The social causes of the Russian Revolution mainly stemmed from centuries of oppression towards the lower classes by the Czarist regime and Nicholas's failures in World War I. Roughly 85% of the Russian people were peasants, under harsh oppression from the upper classes and the Czarist regime. Serfdom is most often associated with the Middle Ages, yet it accurately describes the social situation in Russia under Nicholas: A small class of noble landowners controlled a vast number of indentured peasants. In 1861, Czar Alexander II of Russia emancipated these peasants not for moral reasons, but because it was preventing Russia from advancing socially. This newfound freedom was of limited use, however, since they now had no land to work. As a result, the government drafted new terms that gave the peasants set amounts of land to cultivate. However, the amount of land they were given was insufficient, thus mass riots broke out. World War I only added to the chaos. The vast demand for factory production of war supplies and workers caused many more labor riots and strikes. In addition, because more factory workers were needed, peasants moved out of the country and into the cities, which soon became overpopulated, and living conditions rapidly grew worse. Furthermore, as more food was needed for the soldiers, the food supply behind the front grew scarce. By 1917, famine threatened many of the larger cities. Overall, all of the aforementioned contributed to the vast discontent of the Russian citizens, which further motivated the Revolution.


The Political aspect of the Russian Revolution is essentially the combination or result of the Social and Economic problems created by the dictatorship of Czar Nicholas II. Since at least 1904, Russia's lower class workers had faced a dire economic situatio

Most of them were working 11 hour days. Health and safety provisions were dismal, and wages were falling. There were numerous strikes and protests as time went on. Almost all of these were either ignored by Nicholas or broken up, often in a violent and deadly fashion (see Bloody Sunday). His failed attempt at conquest in and around Manchuria was also very unpopular with the people. Some in the educated classes (many educated in the West) of Russia also resented the autocracy of Nicholas. In 1915, things took a critical turn for the worse when Nicholas decided to take direct command of the army, personally overseeing Russia's main warfront and leaving his incapable wife Alexandra in charge of the government. By the end of October 1916, Russia had lost between 1.6 and 1.8 million soldiers, with an addition two million prisoners of war and one million who had gone missing, which likely did little for the army's morale. Mutinies began to occur, and in 1916 reports of fraternizing with the enemy started to circulate. Soldiers went hungry and lacked shoes, munitions, and even weapons. Rampant discontent lowered morale, only to be further undermined by a series of military defeats. Nicholas was blamed, and what little support he had left began to crumble. As this discontent and utter hate of Nicholas grew, the State Duma (lower class of Russian parliament comprised of landowners, townspeople, industrial workers, and peasants) issued a warning to Nicholas in November 1916 stating that disaster would overtake the country unless a constitutional form of government was put in place. In typical fashion, Nicholas ignored them. As a result, Russia's Czarist regime collapsed a few months later during the February Revolution of 1917. A year later, the Czar and his family were executed. Ultimately, Nicholas's inept handling of his country and the War destroyed the Czarist regime and cost him both his rule and his life.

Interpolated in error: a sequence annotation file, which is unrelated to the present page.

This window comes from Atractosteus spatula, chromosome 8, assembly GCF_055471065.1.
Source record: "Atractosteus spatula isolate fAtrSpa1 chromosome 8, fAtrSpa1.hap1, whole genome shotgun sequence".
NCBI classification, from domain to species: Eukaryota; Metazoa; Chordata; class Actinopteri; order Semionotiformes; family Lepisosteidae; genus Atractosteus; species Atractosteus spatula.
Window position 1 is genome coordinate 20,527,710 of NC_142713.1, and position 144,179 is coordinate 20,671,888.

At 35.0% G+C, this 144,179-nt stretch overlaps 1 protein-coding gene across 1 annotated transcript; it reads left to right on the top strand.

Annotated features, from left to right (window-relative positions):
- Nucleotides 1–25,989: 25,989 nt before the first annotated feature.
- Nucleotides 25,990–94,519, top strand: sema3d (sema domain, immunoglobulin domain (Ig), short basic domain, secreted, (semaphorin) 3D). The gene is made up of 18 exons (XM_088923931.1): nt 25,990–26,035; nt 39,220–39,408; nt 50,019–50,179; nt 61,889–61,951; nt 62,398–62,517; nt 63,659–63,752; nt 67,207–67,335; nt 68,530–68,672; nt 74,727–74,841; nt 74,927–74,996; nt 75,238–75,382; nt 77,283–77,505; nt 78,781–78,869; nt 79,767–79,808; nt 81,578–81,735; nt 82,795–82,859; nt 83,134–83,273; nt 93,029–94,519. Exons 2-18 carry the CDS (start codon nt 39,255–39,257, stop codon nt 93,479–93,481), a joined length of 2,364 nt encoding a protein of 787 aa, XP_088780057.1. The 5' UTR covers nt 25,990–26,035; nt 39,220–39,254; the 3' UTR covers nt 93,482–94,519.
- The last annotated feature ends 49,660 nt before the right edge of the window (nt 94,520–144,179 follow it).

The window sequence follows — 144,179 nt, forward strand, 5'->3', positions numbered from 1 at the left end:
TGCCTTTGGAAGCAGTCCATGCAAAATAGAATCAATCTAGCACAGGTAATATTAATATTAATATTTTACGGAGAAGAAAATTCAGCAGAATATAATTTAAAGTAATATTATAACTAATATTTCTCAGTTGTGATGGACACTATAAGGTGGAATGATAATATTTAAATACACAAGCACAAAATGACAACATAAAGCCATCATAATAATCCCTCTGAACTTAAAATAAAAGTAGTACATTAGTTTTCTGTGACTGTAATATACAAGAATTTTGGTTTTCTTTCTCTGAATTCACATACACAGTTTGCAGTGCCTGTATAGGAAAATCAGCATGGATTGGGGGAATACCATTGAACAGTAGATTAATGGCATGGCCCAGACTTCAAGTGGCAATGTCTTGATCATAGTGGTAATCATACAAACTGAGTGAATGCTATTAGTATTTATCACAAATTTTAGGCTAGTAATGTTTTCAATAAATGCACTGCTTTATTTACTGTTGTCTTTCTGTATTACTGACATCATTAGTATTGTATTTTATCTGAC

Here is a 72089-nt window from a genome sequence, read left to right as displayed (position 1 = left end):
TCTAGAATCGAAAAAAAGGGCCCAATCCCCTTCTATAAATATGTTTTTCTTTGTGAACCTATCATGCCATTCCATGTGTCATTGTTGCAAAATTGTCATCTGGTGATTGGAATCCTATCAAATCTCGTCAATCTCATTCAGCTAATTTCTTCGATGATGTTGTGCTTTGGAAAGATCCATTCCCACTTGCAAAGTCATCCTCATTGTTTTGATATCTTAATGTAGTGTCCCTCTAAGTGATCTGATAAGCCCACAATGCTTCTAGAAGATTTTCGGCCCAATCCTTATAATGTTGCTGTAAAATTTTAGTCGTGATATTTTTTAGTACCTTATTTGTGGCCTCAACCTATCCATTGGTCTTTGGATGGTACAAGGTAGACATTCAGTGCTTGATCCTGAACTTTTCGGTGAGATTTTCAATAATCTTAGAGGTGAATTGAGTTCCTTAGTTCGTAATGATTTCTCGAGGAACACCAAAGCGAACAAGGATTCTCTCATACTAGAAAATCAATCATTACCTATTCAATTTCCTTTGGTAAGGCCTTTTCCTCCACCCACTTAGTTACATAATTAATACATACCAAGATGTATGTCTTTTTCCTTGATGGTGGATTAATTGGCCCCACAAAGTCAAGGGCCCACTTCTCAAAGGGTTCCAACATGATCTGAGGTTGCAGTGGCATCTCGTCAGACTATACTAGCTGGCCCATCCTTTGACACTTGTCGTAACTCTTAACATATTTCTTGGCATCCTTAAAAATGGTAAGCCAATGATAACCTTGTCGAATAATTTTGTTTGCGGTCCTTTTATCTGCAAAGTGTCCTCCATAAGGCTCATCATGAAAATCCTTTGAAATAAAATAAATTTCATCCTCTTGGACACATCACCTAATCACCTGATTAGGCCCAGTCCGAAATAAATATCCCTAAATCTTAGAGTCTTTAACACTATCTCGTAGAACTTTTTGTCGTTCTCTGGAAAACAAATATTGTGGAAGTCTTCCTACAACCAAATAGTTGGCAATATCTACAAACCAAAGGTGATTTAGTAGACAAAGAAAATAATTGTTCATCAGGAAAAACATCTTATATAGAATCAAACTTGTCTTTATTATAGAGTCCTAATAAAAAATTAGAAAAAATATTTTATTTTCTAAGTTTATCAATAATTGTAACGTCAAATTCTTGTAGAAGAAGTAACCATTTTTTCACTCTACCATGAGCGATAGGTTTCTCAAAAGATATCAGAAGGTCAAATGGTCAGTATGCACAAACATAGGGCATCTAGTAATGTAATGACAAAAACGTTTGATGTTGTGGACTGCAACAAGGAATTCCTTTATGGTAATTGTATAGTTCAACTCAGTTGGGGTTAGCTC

The seed of revolution is repression.

Woodrow T. Wilson quotes (American 28th President of the United States 1856-1924)